A Study on the Process Sequence Design of a Tub for Washing Machine Container by Finite Element Analysis


Article Preview

A design methodology was applied to manufacturing a tub for washing machine container. The finite element method was employed to investigate the forming process. The forming process of sheet metal into a tub for washing machine container was selected as a model process to demonstrate the design of improved process sequence which has fewer operation stages than in conventional process. The design procedures made extensive use of the finite element method which can deal with elastic-plastic modeling. A one stage process sequence to form an initial blank to final product has been simulated to obtain information on metal flow requirements. Loading simulation for conventional manufacturing process sequence has been also simulated to evaluate the design criteria. From the simulation results of conventional process sequence, it is concluded that the design criteria should include thickness uniformity in finished tub and maximum punch load within the limit of available press capacity. The newly designed sequence has two forming operations and can achieve net-shape manufacturing, while the conventional process sequence has three forming operations. The design procedure proposed in this study could be considered for the method applied to the development of process sequence design in general.



Materials Science Forum (Volumes 532-533)

Edited by:

Chengyu Jiang, Geng Liu, Dinghua Zhang and Xipeng Xu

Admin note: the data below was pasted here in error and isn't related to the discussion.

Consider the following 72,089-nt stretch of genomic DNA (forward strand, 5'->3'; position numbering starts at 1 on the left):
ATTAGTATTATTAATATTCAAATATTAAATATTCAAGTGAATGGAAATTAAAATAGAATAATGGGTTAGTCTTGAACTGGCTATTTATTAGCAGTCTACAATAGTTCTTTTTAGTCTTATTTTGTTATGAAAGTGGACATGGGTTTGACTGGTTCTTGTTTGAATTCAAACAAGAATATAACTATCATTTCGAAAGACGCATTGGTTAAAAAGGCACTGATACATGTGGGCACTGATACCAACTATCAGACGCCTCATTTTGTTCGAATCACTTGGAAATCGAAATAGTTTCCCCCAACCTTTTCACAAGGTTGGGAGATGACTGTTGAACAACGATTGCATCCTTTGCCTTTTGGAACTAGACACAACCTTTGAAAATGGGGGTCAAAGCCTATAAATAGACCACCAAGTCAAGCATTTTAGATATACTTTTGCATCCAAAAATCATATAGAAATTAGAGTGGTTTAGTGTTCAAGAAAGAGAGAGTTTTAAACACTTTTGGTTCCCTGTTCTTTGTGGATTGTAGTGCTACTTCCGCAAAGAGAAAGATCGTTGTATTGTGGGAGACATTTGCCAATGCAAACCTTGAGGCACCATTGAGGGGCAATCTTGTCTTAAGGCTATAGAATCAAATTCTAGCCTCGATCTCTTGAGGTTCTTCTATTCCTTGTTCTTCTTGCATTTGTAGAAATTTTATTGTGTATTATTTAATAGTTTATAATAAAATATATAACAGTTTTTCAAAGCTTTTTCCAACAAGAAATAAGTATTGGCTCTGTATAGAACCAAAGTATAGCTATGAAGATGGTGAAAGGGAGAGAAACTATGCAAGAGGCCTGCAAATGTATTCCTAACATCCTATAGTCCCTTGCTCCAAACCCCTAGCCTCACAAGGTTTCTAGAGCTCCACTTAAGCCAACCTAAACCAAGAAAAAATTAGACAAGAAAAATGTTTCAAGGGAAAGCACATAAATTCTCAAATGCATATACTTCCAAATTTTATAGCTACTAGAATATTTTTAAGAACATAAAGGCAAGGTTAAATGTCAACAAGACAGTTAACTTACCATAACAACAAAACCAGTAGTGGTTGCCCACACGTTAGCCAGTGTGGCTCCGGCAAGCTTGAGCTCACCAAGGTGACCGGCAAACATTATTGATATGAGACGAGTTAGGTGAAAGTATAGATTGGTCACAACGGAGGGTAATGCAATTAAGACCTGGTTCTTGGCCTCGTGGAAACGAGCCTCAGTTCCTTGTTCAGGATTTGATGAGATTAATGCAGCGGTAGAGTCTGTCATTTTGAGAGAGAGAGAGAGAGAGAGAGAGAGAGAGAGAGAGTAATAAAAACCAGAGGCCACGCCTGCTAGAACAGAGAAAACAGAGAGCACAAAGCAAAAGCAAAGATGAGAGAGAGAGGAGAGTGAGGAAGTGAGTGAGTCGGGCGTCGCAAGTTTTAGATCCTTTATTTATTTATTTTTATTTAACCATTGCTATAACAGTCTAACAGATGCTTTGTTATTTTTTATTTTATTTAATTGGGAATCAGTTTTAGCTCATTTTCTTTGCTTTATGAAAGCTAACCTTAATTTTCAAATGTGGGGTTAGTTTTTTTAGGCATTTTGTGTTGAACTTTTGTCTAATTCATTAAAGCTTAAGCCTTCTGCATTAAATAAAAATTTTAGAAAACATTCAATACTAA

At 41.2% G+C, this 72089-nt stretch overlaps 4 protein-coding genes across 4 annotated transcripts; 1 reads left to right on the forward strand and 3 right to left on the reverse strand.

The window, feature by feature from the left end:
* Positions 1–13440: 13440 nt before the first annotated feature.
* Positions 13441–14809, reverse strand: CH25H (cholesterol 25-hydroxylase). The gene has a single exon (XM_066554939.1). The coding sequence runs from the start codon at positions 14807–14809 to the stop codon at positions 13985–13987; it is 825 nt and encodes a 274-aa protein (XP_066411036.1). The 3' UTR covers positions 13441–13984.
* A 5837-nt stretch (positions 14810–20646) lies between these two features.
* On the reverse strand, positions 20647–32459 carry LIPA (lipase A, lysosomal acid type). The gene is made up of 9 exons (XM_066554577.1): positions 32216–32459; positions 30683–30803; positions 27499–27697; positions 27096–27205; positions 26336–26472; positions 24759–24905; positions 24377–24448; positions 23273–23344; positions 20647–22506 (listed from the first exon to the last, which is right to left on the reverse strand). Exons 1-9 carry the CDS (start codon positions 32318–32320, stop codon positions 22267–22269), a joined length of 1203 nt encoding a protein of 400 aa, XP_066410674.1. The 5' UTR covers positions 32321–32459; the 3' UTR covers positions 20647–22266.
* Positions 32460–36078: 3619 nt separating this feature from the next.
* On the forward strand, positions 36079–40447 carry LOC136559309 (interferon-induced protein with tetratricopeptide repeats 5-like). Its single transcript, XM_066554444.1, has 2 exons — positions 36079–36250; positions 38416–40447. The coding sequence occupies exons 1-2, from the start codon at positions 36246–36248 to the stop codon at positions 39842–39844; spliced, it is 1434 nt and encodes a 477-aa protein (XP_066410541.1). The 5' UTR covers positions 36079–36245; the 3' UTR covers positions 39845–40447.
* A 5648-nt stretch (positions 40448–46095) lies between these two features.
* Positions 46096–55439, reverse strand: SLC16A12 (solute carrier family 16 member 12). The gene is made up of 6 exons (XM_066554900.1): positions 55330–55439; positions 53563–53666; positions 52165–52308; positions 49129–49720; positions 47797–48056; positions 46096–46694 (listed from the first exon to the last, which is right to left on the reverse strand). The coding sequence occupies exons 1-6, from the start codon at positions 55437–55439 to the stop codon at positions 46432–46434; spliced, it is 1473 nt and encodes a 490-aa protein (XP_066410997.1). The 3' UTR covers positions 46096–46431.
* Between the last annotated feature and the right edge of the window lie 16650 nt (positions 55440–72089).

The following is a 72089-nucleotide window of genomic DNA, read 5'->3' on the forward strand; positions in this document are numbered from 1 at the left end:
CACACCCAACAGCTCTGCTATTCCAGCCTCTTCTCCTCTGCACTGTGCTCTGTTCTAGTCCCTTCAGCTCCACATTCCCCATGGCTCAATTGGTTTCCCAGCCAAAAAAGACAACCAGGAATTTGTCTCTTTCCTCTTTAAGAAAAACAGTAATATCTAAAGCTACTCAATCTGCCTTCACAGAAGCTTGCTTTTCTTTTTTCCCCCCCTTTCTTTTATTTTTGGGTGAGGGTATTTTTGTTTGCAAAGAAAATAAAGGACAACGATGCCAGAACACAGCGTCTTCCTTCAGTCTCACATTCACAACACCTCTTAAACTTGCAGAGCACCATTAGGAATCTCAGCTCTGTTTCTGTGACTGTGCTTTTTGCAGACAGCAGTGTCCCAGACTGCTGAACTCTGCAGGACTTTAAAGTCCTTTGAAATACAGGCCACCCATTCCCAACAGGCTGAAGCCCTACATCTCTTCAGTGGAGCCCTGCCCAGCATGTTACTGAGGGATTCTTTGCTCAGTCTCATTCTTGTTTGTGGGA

J. Y. Lim and D. H. Jang, "A Study on the Process Sequence Design of a Tub for Washing Machine Container by Finite Element Analysis", Materials Science Forum, Vols. 532-533, pp. 809-812, 2006

Online since:

December 2006




[1] J.L. Duncan and R. Sowerby: Proc. 2nd Int. Conf. Tech. Plasticity, Stuttgart, (1987), p.615.

[2] D. Schmoeckel and E. Bohm: Advanced Technology of Plasticity, Vol. 2 (1987), p.1179.

[3] G. Sachs: Principles and Methods of Sheet Metal Fabricating (Reinhold, New York 1951).

[4] K. Yoshida: Scientific Papers of the Institute of Physical and Chemical Research, Vol. 53 (1959) No. 1514, p.126.

[5] G. Schuler: Metal forming handbook (Springer, Germany 1998).

[6] American Society for Metals: Metals Handbook, Forming (8th ed. Vol. 4 1969), p.179.

[7] ABBAQUS: User's Example and Theory Manual (Hibbit, Karalsson and Sorenson Inc. 1988).

[8] Society of Manufacturing Engineer: Tool and Manufacturing Engineers Handbook (3rd ed. 1983).

[9] American Society of Tool and Manufacturing Engineer: Die Design Handbook (N.Y., McGraw-Hill 1955).

[10] B.B. Hwang and H.Y. Lee: Korean Society for Technology of Plasticity, Vol. 3 (1994), p.178.